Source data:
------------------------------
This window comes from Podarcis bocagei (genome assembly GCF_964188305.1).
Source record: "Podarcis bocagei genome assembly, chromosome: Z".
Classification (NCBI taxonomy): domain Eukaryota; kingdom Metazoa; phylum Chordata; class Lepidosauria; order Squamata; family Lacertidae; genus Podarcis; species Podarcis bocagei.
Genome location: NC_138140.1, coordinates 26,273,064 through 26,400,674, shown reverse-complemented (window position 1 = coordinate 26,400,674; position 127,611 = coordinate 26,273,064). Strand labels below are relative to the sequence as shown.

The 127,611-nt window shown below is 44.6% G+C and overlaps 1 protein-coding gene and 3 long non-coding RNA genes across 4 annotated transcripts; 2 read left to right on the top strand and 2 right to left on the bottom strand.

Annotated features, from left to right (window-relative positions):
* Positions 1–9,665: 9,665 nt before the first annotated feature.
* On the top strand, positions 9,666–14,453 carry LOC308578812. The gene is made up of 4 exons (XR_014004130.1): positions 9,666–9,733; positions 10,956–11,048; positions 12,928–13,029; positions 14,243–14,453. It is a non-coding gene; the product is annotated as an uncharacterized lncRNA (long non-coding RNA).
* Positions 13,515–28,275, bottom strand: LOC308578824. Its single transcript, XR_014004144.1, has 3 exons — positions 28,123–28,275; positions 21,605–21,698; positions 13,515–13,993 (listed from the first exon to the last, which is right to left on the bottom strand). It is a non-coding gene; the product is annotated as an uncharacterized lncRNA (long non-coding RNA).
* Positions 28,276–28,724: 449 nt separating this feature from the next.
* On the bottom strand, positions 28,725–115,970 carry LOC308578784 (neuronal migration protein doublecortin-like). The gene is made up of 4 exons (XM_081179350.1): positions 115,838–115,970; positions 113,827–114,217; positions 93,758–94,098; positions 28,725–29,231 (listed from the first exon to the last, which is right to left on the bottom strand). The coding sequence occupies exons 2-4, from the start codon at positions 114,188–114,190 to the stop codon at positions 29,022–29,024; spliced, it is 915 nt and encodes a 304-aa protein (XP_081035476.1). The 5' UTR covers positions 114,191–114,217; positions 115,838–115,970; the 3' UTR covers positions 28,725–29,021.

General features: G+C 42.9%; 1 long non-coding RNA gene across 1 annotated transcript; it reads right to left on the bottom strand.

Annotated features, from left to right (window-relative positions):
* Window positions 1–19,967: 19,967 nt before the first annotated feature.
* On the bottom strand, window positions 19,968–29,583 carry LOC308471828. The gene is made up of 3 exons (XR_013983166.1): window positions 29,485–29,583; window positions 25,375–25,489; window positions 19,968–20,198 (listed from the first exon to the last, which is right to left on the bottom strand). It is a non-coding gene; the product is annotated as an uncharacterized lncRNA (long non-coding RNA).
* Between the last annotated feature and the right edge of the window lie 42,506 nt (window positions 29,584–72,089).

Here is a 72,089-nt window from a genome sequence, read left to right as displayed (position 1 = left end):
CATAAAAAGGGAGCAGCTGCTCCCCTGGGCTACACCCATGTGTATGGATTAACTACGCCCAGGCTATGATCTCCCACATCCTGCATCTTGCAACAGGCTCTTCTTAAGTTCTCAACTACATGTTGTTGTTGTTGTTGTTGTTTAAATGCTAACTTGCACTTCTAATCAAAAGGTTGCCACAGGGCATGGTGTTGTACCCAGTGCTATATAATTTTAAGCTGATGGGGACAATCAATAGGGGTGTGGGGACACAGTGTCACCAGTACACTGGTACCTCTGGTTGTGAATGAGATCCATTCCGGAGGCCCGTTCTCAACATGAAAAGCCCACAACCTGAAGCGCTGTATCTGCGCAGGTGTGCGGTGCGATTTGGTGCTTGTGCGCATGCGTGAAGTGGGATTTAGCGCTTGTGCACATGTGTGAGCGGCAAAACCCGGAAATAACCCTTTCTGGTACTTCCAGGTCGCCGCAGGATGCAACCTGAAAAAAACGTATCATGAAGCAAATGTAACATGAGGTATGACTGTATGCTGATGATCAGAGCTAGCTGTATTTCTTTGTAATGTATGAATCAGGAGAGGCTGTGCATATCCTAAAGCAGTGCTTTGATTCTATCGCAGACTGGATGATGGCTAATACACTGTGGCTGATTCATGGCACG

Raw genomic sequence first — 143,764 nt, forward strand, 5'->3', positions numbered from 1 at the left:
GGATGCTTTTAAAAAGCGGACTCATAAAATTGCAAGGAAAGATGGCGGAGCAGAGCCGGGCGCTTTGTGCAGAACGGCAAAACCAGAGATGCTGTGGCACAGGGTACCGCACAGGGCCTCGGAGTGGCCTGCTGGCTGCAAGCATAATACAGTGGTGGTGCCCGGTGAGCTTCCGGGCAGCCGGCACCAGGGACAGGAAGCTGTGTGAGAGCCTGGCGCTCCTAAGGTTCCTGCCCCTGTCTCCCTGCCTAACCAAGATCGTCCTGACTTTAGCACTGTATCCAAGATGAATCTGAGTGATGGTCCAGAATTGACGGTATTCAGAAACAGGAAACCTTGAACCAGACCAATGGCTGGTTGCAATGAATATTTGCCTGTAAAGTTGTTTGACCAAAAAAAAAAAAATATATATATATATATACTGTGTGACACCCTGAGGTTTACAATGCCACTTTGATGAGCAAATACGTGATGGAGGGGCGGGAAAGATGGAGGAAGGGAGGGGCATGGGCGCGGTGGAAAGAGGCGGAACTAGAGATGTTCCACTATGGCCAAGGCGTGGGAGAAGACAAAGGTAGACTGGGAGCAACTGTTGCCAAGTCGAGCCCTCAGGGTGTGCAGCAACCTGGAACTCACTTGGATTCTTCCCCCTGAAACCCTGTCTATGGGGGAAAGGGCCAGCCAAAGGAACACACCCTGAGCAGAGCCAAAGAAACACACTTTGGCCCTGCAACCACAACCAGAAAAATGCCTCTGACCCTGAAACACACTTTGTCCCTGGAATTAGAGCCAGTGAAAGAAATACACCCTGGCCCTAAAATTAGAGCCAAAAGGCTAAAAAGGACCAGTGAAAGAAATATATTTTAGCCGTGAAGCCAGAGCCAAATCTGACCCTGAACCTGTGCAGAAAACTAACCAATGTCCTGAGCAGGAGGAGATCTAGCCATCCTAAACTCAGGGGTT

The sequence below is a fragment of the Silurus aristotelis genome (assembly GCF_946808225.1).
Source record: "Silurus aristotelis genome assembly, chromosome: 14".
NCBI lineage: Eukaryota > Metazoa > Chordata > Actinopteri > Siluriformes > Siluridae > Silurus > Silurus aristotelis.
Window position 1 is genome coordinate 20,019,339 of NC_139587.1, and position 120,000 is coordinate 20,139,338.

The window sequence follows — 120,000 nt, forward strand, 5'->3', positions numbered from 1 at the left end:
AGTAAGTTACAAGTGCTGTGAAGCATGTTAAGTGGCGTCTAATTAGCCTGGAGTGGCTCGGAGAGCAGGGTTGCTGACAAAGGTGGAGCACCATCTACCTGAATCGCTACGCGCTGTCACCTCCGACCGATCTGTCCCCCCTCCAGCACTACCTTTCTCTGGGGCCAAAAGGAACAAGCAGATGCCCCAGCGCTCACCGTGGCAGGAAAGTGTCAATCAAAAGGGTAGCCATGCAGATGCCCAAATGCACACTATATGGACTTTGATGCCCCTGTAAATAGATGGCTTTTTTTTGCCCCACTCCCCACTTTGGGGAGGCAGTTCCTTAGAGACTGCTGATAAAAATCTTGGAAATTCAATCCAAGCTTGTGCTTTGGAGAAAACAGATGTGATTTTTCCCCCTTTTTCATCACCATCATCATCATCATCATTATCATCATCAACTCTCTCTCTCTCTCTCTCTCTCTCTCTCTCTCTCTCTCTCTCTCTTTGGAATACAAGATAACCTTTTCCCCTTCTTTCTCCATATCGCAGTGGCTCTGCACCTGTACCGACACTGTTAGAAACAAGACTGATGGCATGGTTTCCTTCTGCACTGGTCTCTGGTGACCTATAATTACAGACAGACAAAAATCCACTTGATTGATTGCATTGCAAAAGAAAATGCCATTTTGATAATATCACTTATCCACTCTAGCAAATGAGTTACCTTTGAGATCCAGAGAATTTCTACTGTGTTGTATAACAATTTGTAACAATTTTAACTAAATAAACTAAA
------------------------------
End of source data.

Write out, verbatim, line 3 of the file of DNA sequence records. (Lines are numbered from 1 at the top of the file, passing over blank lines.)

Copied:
Classification (NCBI taxonomy): domain Eukaryota; kingdom Metazoa; phylum Chordata; class Lepidosauria; order Squamata; family Lacertidae; genus Podarcis; species Podarcis bocagei.